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What are some scholarships that you may have gotten? How did you get them? Did it take you long to do the work required? How did you decide what you wanted to be when you grew up? Do you still like doing that job? When should I start applying for scholarships? What job did you always want to do but didn’t end up doing because you either couldn’t or thought it would be frowned upon? Was there ever a job you wanted but didn’t end up doing because it didn’t pay enough?

I’ve always wanted to be an interior designer or work in the film industry. There’s not much demand for Interior designers where I live and i don’t want to move far away from home! There is a lot of demand for the film industry though. What should I do? I want to be in a career that I love and enjoy doing but makes enough money! When will I know what career I want and will love, and how do i know that it will be acceptable?

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To: Friend
Subject: Career question for you

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Jacob’s Answer

It sounds like you have a lot of questions and aspirations, which is wonderful! Let me address them one by one:

1. Scholarships: I can offer advice on how to find and apply for them. Scholarships can come from various sources, including universities, private organizations, and government programs. Start your search early, and look for scholarships that match your interests, skills, and academic achievements. Many scholarships require essays or interviews, so be prepared to put in the effort to demonstrate why you deserve the scholarship.
2. Choosing a Career: Deciding on a career can be a journey. It’s common for people to explore various interests and passions before settling on a path. You mentioned an interest in interior design and the film industry. Consider exploring both through internships, volunteering, or part-time jobs to get a feel for what you enjoy most.
3. Passion vs. Practicality: Balancing your passion and practicality is a common dilemma. While it’s essential to pursue what you love, it’s also important to consider the demand and job opportunities in your area. You might find ways to incorporate your passion for the film industry into a career that aligns with local opportunities, such as film production or related fields.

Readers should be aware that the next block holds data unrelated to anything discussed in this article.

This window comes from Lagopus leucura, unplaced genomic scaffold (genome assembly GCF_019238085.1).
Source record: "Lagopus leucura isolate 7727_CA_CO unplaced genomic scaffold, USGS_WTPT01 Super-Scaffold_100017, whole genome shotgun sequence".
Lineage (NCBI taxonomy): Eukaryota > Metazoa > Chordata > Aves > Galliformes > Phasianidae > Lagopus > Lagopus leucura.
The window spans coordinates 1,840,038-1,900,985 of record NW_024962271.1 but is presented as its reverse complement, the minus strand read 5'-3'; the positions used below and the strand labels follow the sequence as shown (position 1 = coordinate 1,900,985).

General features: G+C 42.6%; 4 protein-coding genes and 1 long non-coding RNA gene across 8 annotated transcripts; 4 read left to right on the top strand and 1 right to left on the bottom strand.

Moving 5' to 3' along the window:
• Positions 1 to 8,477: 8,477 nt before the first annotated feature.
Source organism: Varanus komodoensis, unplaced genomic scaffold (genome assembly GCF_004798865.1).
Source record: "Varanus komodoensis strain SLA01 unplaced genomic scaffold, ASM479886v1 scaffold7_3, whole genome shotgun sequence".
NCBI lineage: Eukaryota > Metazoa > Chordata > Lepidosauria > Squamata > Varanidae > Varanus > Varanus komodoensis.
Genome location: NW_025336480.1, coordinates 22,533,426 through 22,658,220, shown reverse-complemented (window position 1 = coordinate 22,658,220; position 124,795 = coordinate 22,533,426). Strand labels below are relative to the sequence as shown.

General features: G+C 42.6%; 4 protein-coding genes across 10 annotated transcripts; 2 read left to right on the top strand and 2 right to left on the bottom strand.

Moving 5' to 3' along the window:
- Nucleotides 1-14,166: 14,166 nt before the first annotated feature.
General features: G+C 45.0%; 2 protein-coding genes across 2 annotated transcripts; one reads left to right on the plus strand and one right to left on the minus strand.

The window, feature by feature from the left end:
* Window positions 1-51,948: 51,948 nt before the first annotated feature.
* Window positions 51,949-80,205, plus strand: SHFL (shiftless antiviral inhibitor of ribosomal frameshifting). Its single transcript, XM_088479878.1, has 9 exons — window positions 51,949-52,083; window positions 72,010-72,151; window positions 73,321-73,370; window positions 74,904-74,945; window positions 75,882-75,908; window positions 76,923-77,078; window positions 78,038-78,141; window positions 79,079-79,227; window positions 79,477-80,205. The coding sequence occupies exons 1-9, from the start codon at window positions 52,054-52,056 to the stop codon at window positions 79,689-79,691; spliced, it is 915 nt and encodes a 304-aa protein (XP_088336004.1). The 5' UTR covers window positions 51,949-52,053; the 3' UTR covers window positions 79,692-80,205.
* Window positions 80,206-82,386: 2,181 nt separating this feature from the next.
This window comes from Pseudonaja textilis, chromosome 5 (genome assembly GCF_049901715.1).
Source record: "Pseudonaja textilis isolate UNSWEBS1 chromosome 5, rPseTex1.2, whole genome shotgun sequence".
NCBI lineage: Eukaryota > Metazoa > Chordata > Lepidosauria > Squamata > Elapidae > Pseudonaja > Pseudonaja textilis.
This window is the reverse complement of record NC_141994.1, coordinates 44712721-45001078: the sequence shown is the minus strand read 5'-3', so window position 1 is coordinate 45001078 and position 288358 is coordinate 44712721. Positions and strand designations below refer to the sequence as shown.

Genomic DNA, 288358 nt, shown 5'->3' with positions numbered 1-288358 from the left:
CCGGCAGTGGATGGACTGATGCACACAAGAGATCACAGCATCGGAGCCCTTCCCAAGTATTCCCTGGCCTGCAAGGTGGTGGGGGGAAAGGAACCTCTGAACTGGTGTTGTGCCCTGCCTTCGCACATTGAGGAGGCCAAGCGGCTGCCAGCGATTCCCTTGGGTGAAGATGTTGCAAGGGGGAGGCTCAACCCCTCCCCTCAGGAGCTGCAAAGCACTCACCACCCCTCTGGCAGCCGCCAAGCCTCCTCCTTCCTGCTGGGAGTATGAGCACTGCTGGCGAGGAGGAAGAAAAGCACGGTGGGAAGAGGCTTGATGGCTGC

4. Career Acceptability: Ultimately, the acceptability of a career choice varies from person to person and culture to culture. It’s essential to choose a career that resonates with your interests and values rather than solely for societal approval. Seek guidance from mentors and professionals in your chosen field to better understand the career landscape.
5. Income Considerations: It’s natural to want a career that provides financial stability. Research the earning potential in your desired fields and set realistic financial goals. You might also explore options for career growth and additional income streams within your chosen profession.
6. When Will You Know?: Discovering your ideal career may take time, and it’s perfectly okay to explore different paths. Pay attention to what excites you, what you excel at, and where you find fulfillment. Over time, you’ll gain clarity on your career direction.
7. Staying Open-Minded: Keep an open mind and be flexible in your career choices. Sometimes, a combination of interests can lead to unique and fulfilling career opportunities that you might not have initially considered.
8. Geographic Considerations: If you prefer not to move far from home, explore local opportunities related to your interests. You might find niche markets or remote work options that allow you to pursue your passion without relocating.

Remember, it’s your life and your career, so prioritize your happiness and fulfillment. Seek advice from career counselors, professionals in your desired fields, and mentors who can provide valuable insights based on their experiences. Your journey to finding the right career may have twists and turns, but with dedication and self-discovery, you can achieve a fulfilling and financially rewarding path that aligns with your passions.
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D'Onica (D)’s Answer

These are great questions! You should be proud of yourself for asking these questions to gain insight. Looking for scholarships when you are in high school is helpful because it exposes you to the possibilities. Scholarships range from athletics to theatre, and the amounts vary significantly. Criteria for scholarships also varies, so it may be helpful to start your research early to make sure you can meet the qualifications. While I was in high school, I applied for local scholarships available through non-profit organizations such as Rotary and scholarships available at the university that I would be attending. I also looked for national scholarships online. Fraternities and sororities may also be resource for possible scholarships. Yes, it will take effort and diligence to locate and complete scholarship applications. Sometimes, scholarships are for a certain amount at a certain time. It is important to know if a scholarship will not be provided for the same amount every year while you are enrolled at the university/institution. Sometimes, scholarship will be provided for the duration of your enrollment at the university/institution, but the amount of the scholarship does not increase. That may leave a gap if tuition, fees, etc. increase at the university/institution. Possible solutions to fill that gap may be investigating whether the university/institution has scholarships available for current students. I served as a Community Advisor in the Residence Halls while I was at the university to assist with payment for my room and board.